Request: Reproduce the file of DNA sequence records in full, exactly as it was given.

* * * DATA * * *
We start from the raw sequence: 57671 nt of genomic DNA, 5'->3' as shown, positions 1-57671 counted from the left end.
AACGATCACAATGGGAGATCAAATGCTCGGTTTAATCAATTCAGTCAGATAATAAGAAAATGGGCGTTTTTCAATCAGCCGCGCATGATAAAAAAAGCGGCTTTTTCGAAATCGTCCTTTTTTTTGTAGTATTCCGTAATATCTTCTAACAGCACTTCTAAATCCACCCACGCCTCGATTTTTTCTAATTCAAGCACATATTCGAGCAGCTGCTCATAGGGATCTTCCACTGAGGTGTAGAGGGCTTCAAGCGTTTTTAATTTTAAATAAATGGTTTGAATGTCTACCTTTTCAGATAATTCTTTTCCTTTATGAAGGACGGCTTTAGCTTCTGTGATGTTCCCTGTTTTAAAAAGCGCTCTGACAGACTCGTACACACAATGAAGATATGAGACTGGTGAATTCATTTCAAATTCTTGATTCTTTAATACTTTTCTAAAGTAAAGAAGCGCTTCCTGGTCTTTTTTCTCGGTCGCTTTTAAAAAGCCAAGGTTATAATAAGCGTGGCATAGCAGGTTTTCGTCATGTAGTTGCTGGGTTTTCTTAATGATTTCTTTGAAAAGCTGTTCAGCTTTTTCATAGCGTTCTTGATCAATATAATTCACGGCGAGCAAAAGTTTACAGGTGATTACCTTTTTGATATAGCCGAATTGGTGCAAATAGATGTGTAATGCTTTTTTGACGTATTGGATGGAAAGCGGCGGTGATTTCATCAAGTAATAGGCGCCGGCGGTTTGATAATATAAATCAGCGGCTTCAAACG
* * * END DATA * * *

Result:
We start from the raw sequence: 57671 nt of genomic DNA, 5'->3' as shown, positions 1-57671 counted from the left end.
AACGATCACAATGGGAGATCAAATGCTCGGTTTAATCAATTCAGTCAGATAATAAGAAAATGGGCGTTTTTCAATCAGCCGCGCATGATAAAAAAAGCGGCTTTTTCGAAATCGTCCTTTTTTTTGTAGTATTCCGTAATATCTTCTAACAGCACTTCTAAATCCACCCACGCCTCGATTTTTTCTAATTCAAGCACATATTCGAGCAGCTGCTCATAGGGATCTTCCACTGAGGTGTAGAGGGCTTCAAGCGTTTTTAATTTTAAATAAATGGTTTGAATGTCTACCTTTTCAGATAATTCTTTTCCTTTATGAAGGACGGCTTTAGCTTCTGTGATGTTCCCTGTTTTAAAAAGCGCTCTGACAGACTCGTACACACAATGAAGATATGAGACTGGTGAATTCATTTCAAATTCTTGATTCTTTAATACTTTTCTAAAGTAAAGAAGCGCTTCCTGGTCTTTTTTCTCGGTCGCTTTTAAAAAGCCAAGGTTATAATAAGCGTGGCATAGCAGGTTTTCGTCATGTAGTTGCTGGGTTTTCTTAATGATTTCTTTGAAAAGCTGTTCAGCTTTTTCATAGCGTTCTTGATCAATATAATTCACGGCGAGCAAAAGTTTACAGGTGATTACCTTTTTGATATAGCCGAATTGGTGCAAATAGATGTGTAATGCTTTTTTGACGTATTGGATGGAAAGCGGCGGTGATTTCATCAAGTAATAGGCGCCGGCGGTTTGATAATATAAATCAGCGGCTTCAAACG